A reflector 4 in the form of a thin rail of U-shaped cross-section is mounted on the periphery of the glass disc, said reflector reflecting light towards the interior of the glass disc. The glass disc transmits the light, and the walls of the cross hairs shown will then appear in the form of thin luminous lines of essentially the same fineness as the scored lines constituting the cross hairs. The embodiment as disclosed in FIGS. 1 and 2 is thus characterized by one or more very small so-called beta-lights which are disposed within or at least recessed into the glass disc near the periphery thereof and which, by inner reflection from the planar surfaces of the glass disc and from the polished outer edge of said disc, possibly amplified by means of a reflector 4, render the sighting mark, such as aimed cross hairs, luminous.
It should be noted that the sighting marks, such as cross hairs, are shown on an exaggerated scale in FIG. 1 and the following Figures for illustrative purposes only.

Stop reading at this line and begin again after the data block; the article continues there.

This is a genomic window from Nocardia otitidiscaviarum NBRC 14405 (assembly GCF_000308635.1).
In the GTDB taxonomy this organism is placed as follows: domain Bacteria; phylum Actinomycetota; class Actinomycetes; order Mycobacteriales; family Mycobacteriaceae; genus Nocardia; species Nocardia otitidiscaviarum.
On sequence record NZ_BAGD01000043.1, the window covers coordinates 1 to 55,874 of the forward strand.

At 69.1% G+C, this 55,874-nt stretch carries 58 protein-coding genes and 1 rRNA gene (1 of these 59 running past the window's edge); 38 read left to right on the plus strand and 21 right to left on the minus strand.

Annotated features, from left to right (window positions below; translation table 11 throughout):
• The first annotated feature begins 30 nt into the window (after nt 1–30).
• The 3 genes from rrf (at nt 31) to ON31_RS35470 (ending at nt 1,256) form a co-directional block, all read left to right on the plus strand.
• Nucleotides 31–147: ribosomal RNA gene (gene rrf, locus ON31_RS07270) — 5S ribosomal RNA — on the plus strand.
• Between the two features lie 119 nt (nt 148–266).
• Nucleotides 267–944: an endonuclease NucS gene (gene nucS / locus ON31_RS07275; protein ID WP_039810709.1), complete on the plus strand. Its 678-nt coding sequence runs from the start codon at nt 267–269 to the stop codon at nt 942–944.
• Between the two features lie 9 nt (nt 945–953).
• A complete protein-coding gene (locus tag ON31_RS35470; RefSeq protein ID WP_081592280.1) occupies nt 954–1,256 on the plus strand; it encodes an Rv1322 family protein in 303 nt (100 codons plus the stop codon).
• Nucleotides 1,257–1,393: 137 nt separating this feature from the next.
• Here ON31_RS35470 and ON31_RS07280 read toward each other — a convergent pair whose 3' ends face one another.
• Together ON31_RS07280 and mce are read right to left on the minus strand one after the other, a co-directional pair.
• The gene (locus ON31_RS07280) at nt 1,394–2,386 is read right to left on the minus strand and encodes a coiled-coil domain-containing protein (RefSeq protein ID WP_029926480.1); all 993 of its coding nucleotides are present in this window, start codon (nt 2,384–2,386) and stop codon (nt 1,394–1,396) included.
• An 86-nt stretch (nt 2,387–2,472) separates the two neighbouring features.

In the embodiment according to FIGS. 3 and 4, the light-producing source consists of a tube 3a curved to circular shape and having a small cross-sectional area. The tube encloses a glass disc 1a which may be in the form of a glass body having a greater axial length than the disc 1 in FIGS. 1 and 2. Like the capsules 3 in FIGS. 1 and 2, the tube 3a contains a radioactive substance emitting β-particles. The tube 3a is surrounded by a reflector 4a which may have semicircular cross-sectional shape and which tightly encloses the tube 3a.